Franconia


Franconia

Franconia is a part of Bavaria – a fact one shouldn´t mention while being in Franconia. The people of Franconia see themselves as upper- or lower Franks, but never as Bavarians, historically seen they are their own tribe and have nothing in common with the Bavarians anyway. The largest part of the province drinks beer, only at the river Main, people grow wine, but there for centuries and very successful. The typical bottle form, the “bocksbeutel” has reached nationwide popularity. The bocksbeutel origins from the cunning of the monks in order to be able to drink even during Lent (the form of the bottle was invisible under their frock) and is still a good sign for a high-quality wine from Franconia – the low-quality ones are filled in liter bottles for cheaper production.

How high Franconian’s validate their wine can be seen by the fact that the state wine cellar was built by Balthasar Neuman – underneath the Residence you find one of the most recognized vault cellars in the world, the oldest barrel is the “Schwedenfass” from 1684. If the barrel only could tell it’s story, I would love to hear it from a contemporary witness: the people from Würzburg managed to rescue the last remaining barrel from the millenium wine from 1540 before the Swedish army took over. They filled the wine into a new barrel and from then on, they called it “Schwedenfass” (swedish barrel)

In Würzburg it’s a quotation to have a “Schoppen auf der Brücke” – it means to have a glass of wine on the historic Main bridge (build 1476), seamed by the Saints of the bridge. From there you have beautiful view over the river, the castle and the vineyards, people stand together, enjoy their wine and chat.

As soon as you leave the river Main, breweries replace the wine houses – it is a proven fact that Franconia has the highest brewery density worldwide and is justifiably proud of that. They really still exist, the breweries with attached restaurant, where young and old sit together at a big table – traditional franconian cuisine is served, down-to-earth and without any unnecessary fancy attitude.

In case you travel from Nuremberg direction Bamberg, Kulmbach, Coburg and Forchheim and get invited by locals “kommt’s mit auf den Keller”, you should definitely take it: they don’t talk about a dark cellar room, it’s in fact a Franconian beergarden, somewhat out of town. Historic background: in times before the refrigerator got invented, the beer was kept cool in caves outside of town. Planted chestnut trees made the place shady and thirsty traveler got a beer right there. This custom is still alive, Franconians love their beer garden and still call it cellar, on warm summer nights they sit together and enjoy

“Aan Guaden” (enjoy your meal) you say in Franconia

Regardless whether wine or beer dominates on the menu, something all Franconians have in common: they really love good food. By traveling from village to village, you still find bakeries, butcher and a weekly market, which is way better than you would expect from the size of the village. The people here managed to keep the local producer alive, they just don’t go to the supermarket for groceries, they prefer the local product – you definitely taste the difference.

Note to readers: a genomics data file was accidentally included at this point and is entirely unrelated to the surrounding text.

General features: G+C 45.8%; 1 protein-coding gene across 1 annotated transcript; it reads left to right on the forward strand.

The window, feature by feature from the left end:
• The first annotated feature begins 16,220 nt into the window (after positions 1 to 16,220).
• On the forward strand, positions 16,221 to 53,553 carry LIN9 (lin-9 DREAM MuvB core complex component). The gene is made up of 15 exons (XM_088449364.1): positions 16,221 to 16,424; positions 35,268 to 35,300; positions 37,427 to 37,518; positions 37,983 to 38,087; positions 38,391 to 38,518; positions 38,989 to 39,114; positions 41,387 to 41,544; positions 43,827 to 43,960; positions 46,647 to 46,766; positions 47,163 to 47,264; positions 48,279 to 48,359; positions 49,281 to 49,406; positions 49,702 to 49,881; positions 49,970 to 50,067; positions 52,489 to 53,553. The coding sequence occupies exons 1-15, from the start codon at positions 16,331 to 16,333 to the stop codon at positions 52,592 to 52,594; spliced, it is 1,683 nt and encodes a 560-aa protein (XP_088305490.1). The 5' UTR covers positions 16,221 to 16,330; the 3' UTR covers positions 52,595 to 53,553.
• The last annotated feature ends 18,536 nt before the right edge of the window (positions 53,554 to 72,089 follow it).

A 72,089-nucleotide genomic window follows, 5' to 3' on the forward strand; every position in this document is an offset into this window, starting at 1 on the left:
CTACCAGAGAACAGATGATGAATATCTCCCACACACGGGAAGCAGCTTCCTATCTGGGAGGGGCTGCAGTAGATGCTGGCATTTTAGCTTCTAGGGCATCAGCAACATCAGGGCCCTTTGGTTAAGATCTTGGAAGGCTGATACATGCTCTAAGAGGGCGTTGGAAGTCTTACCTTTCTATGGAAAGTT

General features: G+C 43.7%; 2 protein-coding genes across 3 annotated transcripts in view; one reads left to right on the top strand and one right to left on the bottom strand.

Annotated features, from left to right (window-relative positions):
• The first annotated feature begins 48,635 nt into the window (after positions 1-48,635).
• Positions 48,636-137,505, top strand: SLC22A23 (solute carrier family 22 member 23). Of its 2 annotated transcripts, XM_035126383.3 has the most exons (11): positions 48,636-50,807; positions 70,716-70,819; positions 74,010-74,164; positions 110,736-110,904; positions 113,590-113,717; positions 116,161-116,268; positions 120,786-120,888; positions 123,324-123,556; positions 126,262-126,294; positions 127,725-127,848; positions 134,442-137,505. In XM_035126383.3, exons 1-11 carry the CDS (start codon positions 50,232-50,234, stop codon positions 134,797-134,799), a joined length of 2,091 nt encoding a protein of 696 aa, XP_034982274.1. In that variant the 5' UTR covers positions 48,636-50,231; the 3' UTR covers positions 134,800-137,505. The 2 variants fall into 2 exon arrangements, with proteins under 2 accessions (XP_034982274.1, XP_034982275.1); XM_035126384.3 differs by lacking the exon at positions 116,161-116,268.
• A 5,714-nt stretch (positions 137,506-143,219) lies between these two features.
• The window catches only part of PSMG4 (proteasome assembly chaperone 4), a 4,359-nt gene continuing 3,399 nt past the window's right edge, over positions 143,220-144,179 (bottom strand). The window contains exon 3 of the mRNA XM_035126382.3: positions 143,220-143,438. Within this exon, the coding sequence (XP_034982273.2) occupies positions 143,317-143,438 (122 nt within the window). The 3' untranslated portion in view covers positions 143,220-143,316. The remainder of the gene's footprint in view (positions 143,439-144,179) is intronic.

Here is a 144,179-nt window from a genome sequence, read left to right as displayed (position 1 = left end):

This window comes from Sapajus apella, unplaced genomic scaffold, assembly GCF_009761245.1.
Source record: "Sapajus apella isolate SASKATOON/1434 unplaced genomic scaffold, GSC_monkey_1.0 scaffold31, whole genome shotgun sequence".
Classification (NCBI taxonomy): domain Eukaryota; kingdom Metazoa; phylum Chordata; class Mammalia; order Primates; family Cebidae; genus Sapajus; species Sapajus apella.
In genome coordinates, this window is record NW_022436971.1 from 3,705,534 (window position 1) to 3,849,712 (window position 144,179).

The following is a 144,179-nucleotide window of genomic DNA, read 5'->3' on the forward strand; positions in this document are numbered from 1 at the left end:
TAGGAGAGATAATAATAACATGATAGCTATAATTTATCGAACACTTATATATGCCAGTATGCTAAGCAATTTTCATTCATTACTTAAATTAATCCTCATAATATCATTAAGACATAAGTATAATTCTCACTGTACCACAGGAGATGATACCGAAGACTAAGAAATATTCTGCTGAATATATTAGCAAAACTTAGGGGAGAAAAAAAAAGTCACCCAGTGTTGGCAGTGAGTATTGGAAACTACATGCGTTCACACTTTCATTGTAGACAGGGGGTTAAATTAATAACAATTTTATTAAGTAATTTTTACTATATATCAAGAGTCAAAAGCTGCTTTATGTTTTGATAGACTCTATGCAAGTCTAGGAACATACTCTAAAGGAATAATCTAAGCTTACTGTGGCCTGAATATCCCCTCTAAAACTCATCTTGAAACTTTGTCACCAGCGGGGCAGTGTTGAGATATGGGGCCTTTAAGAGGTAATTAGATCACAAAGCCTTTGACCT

Franconian cuisine in the Deutschlandreise

The quality of the pork roast is still the best way to ensure the quality of a restaurant in Franconia. Surprisingly, because this down to earth meal is easy to prepare – you use a pork shoulder, fry it and use the fry sauce to prepare gravy. But maybe that´s the problem, because the tastiness of the pork roast decisively depends on the quality of the meat. If you use low-quality meat, the roast will be dry and fibrous. There is no cheating with the sauce either because it can´t be thickened with cream and roux, it has to be thin – some restaurants even serve a spoon with it!

Bamberger Zwiebel (onion)

The sandy ground at the river Regnitz was even used for growing  onions at times, when the Emperor ruled the country – latter are responsible for the nickname of the people in Bamberg: they are called Dswiebldreedä (onion kicker). Simply because the young onion shoots got kicked down in order to let the tuber grow better. Bamberger onions are know for being rich in taste, but not too strong, filled with minced meat and braised a delicacy!

Gerupfter

The Franconian version of the Bavarian “Obatzter”: a mature Camembert gets cut up (not smashed with the hand blender!), mixed with onions, seasons and Silvaner wine and served with bred or pretzel

Fränkische Brotsuppe (bred soup)

In the past this was a meal for the poor – the left over bred had to be used up before the new baking day, it was prepared with seasonal vegetables for a tasty meal. Bred and bacon get roasted and served separately, so it stays crunchy

Nürnberger Würstchen (sausages)

Fresh sausages from the  Brastwursthäusle have nothing in common with the industrial sausage you find at the supermarket. The Bratwursthäusle is an institutionin Nuremberg – right at the corner of Dome and farmers market, it provides for the market people and guests a proper meal since 1313. The butchery produces the original Nuremberger, the sausage gets grilled over the open beech fire until today. We receive the sausages during our Franconian weeks from the Bratwursthäusle, unfortunately we have to grill them outside on charcoal.

Fränkisches Bier

The most known for sure is the Bamberger Rauchbier. In former times, every beer tasted kind of smokey – the malt had to be dried, which happened most of the time over open fire. With modern technology you can use different procedures today, but the people from Bamberg like the smokey taste and stick to the traditional way of production even today. It may not be your cup of tea, but at least you should try!

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